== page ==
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Posted October 12, 2005

Book: Fulfilled in Our Hearing: History and Method of Christian Preaching
Author: Guerric DeBona, OSB
Paulist Press, NY, pp. 228

An Excerpt from the Jacket:

What can today’s preacher learn from past practices? What needs to be adapted so that the preacher can be an authentic, prophetic voice for today? Father Guerric DeBona mines the rich treasures of the Christian homiletic tradition, and confronts the challenges of modern technology, multiculturalism, and feminism, to open an exciting discussion about how the preacher can effectively reach the assembly in today’s postmodern, media-saturated culture.

An Excerpt from the Book:

The Imaginative Interpreter

Along with narrative movement and unity, Richard Eslinger identifies imagination as one of the principal qualities of an inductive preacher for Craddock: “The galleries of the mind are filled with images that have been hung there casually or deliberately by parents, writers, artists, teachers, speakers, and combinations of many forces. . .by means of images the preaching occasion will be a re-creation of the way life is experienced now held under the light of the gospel.” Craddock pays careful attention to the power of what he calls “generative language,” the kind that evokes concrete feelings, memory, or experience for the hearer.” Language ought to be as specific and economical as possible, using images and metaphors that generate the concrete world of brick and mortar, the skin and bones where men and women work and love. Such concrete language is deployed also for descriptions and illustrations. These are, however, not tales told as glosses for an abstract point but the very matter of the sermon. “The story is it.” In his sermon on the Woman and the Well, Craddock has a little story to illustrate the scene between Jesus and the Samaritan woman:

Do you understand why she was so defensive?

I asked a woman in the Winn-Dixie grocery store one day, “Could you tell me where I can find the peanut better?

She turned around, looked at me, and said, “Are you trying to hit on me?” I said, “Lady, I’m looking for the peanut butter.”

Later when I found it over on aisle five, there she was. She said, “Oh, you were looking for the peanut butter.”

I told you I was looking for the peanut butter.”

She said, “Nowadays you can’t be too careful.”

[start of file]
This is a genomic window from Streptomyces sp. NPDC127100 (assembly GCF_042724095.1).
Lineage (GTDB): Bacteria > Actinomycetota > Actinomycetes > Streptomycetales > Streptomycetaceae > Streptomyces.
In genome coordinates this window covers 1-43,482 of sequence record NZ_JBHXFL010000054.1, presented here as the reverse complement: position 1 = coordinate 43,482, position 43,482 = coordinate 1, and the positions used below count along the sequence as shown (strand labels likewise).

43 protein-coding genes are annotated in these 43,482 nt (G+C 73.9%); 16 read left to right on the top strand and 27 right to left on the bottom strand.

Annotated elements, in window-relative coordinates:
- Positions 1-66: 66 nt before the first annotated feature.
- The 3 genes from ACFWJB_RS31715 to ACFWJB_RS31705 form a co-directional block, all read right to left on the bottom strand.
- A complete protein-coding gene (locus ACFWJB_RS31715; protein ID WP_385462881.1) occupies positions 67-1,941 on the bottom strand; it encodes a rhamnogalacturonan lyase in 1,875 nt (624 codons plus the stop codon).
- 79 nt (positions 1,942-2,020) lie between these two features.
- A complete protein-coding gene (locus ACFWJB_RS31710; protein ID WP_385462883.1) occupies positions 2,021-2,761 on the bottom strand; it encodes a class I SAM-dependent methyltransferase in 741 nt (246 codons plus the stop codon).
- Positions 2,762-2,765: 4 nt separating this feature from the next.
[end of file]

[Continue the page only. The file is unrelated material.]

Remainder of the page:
I said to her, “Yes, you can.”

But I understand the Samaritan woman’s defensiveness.”

Avoiding abstract language helps the preacher to incarnate the Word, to give it flesh and blood. Preachers should be always reading, not only scripture, good literature, and newspapers, but attending to goings-on in their environment as well. What about that image of the old woman waiting at a bus stop in the rain? Or a child tossed in the air by an adoring father? These small snapshots of daily living might become ways of making the gospel more real to the assembly. In Writing Down the Bones (1986), writer and poet Natalie Goldberg says that it is important to use “original detail” in writing and to write from what you know and see:

“Life is so rich, if you can write down the real details of the way things were and are, you hardly need anything else. Even if you transplant the beveled windows, slow-rotating Rheingold sign, Wise potato chip rack, and tall red stools from the Areo tavern that you drank in in New York into a bar in a story in another state and time, the story will have authenticity and groundedness. . .The imagination is capable of detail transplants, but using the details you actually know and have seen will give your writing believability and truthfulness. It creates a good solid foundation from which you can build.”

The preacher brings hermeneutic skills to almost everything, but most important, to the scriptures themselves. Craddock sees the role of the preacher above all as a well-prepared interpreter of scripture by necessity. Why? For five reasons:

1. The church spends its time collectively in front of texts;
2. They are authoritative;
3. They are also on-going and serve a living God;
4. They need to be interpreted precisely as Church;
5. The Scriptures themselves testify to the necessity of interpretation by those who figure prominently in them.

There will be a variety of interpretations open to the teller, because the teller, like the congregation, is a full participant in the life of faith. “To the extent that the speaker’s struggle is Everyman’s, the listener can be brought thereby to clarity and to hope.” The congregation participates in the preacher’s own life of faith and, in so doing, is moved to more wondrous, active participation.

Table of Contents:

1. The changing voice of preaching
2. The new homiletic
3. Liturgical preaching
4. Multicultural preaching
5. Contemporary preaching